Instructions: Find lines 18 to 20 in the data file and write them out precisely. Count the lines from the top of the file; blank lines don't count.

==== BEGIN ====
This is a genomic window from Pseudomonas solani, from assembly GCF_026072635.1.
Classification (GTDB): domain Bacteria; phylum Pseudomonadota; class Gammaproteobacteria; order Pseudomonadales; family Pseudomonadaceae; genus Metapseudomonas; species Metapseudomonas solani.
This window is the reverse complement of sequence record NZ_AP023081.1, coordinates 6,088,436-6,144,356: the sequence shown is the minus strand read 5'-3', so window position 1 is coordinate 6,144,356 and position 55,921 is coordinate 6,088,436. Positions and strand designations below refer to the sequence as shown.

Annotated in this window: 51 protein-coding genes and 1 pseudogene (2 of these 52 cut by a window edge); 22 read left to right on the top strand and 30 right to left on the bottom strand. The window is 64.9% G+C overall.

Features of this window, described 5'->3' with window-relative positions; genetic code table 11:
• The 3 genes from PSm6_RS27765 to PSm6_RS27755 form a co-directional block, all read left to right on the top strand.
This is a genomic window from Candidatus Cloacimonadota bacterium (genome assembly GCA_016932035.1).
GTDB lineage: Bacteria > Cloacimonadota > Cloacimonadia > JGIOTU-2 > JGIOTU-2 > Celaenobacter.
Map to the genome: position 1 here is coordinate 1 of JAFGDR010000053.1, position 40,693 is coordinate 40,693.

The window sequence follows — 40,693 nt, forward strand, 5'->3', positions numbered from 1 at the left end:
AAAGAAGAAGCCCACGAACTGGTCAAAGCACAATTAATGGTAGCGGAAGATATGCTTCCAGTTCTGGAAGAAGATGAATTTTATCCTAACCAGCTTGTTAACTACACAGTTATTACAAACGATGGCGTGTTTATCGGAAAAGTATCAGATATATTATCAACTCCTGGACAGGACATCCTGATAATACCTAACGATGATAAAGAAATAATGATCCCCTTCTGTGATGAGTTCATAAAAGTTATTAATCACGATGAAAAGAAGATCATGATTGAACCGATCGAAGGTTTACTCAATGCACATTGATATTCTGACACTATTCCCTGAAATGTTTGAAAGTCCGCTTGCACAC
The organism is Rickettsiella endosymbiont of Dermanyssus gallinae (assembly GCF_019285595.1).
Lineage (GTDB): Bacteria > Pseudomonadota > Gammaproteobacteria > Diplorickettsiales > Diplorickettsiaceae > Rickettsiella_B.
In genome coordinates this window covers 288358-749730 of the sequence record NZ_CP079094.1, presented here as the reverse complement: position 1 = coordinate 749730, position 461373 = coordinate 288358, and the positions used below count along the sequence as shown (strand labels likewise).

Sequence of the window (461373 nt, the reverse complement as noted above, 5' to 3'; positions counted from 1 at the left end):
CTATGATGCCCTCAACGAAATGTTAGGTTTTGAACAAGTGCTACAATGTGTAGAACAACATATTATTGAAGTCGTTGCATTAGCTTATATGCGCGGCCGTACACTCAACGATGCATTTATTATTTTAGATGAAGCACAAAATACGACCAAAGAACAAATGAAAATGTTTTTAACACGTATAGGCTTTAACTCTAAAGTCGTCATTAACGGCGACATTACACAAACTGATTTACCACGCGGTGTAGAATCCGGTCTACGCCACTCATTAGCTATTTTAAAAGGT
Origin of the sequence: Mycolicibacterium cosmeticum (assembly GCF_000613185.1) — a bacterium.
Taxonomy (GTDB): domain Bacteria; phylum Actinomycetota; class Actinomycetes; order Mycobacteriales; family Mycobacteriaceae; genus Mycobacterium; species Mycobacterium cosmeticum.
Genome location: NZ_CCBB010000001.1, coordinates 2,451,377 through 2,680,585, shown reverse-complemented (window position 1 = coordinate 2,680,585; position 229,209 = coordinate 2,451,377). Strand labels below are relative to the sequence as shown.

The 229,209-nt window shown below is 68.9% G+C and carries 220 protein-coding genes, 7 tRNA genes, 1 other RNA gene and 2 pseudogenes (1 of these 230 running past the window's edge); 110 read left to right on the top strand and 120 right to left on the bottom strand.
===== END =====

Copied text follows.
Taxonomy (GTDB): domain Bacteria; phylum Actinomycetota; class Actinomycetes; order Mycobacteriales; family Mycobacteriaceae; genus Mycobacterium; species Mycobacterium cosmeticum.
Genome location: NZ_CCBB010000001.1, coordinates 2,451,377 through 2,680,585, shown reverse-complemented (window position 1 = coordinate 2,680,585; position 229,209 = coordinate 2,451,377). Strand labels below are relative to the sequence as shown.

The 229,209-nt window shown below is 68.9% G+C and carries 220 protein-coding genes, 7 tRNA genes, 1 other RNA gene and 2 pseudogenes (1 of these 230 running past the window's edge); 110 read left to right on the top strand and 120 right to left on the bottom strand.